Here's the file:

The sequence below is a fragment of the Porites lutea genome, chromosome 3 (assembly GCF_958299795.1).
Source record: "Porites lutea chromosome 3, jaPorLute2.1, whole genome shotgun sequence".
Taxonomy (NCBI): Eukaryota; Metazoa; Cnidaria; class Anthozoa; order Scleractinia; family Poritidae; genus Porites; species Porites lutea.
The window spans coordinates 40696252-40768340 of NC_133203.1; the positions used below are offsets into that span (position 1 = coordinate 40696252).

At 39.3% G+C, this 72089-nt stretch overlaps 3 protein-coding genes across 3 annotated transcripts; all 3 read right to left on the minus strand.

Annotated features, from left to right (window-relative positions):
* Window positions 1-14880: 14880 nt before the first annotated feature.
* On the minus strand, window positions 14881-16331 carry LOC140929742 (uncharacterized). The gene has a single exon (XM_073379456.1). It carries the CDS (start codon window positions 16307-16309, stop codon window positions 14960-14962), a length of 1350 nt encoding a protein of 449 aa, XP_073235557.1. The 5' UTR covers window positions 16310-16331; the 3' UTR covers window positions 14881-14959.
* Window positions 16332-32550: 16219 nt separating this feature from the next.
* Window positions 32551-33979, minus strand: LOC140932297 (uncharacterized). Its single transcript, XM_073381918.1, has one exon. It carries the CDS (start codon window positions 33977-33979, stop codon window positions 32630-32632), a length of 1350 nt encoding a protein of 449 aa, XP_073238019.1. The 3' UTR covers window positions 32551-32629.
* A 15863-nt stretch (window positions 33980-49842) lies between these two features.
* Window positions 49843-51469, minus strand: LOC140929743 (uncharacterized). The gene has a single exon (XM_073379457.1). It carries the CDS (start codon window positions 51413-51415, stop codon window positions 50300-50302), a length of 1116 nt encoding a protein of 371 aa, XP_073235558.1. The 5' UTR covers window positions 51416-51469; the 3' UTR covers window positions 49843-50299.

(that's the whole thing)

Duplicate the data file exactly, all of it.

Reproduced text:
The sequence below is a fragment of the Porites lutea genome, chromosome 3 (assembly GCF_958299795.1).
Source record: "Porites lutea chromosome 3, jaPorLute2.1, whole genome shotgun sequence".
Taxonomy (NCBI): Eukaryota; Metazoa; Cnidaria; class Anthozoa; order Scleractinia; family Poritidae; genus Porites; species Porites lutea.
The window spans coordinates 40696252-40768340 of NC_133203.1; the positions used below are offsets into that span (position 1 = coordinate 40696252).

At 39.3% G+C, this 72089-nt stretch overlaps 3 protein-coding genes across 3 annotated transcripts; all 3 read right to left on the minus strand.

Annotated features, from left to right (window-relative positions):
* Window positions 1-14880: 14880 nt before the first annotated feature.
* On the minus strand, window positions 14881-16331 carry LOC140929742 (uncharacterized). The gene has a single exon (XM_073379456.1). It carries the CDS (start codon window positions 16307-16309, stop codon window positions 14960-14962), a length of 1350 nt encoding a protein of 449 aa, XP_073235557.1. The 5' UTR covers window positions 16310-16331; the 3' UTR covers window positions 14881-14959.
* Window positions 16332-32550: 16219 nt separating this feature from the next.
* Window positions 32551-33979, minus strand: LOC140932297 (uncharacterized). Its single transcript, XM_073381918.1, has one exon. It carries the CDS (start codon window positions 33977-33979, stop codon window positions 32630-32632), a length of 1350 nt encoding a protein of 449 aa, XP_073238019.1. The 3' UTR covers window positions 32551-32629.
* A 15863-nt stretch (window positions 33980-49842) lies between these two features.
* Window positions 49843-51469, minus strand: LOC140929743 (uncharacterized). The gene has a single exon (XM_073379457.1). It carries the CDS (start codon window positions 51413-51415, stop codon window positions 50300-50302), a length of 1116 nt encoding a protein of 371 aa, XP_073235558.1. The 5' UTR covers window positions 51416-51469; the 3' UTR covers window positions 49843-50299.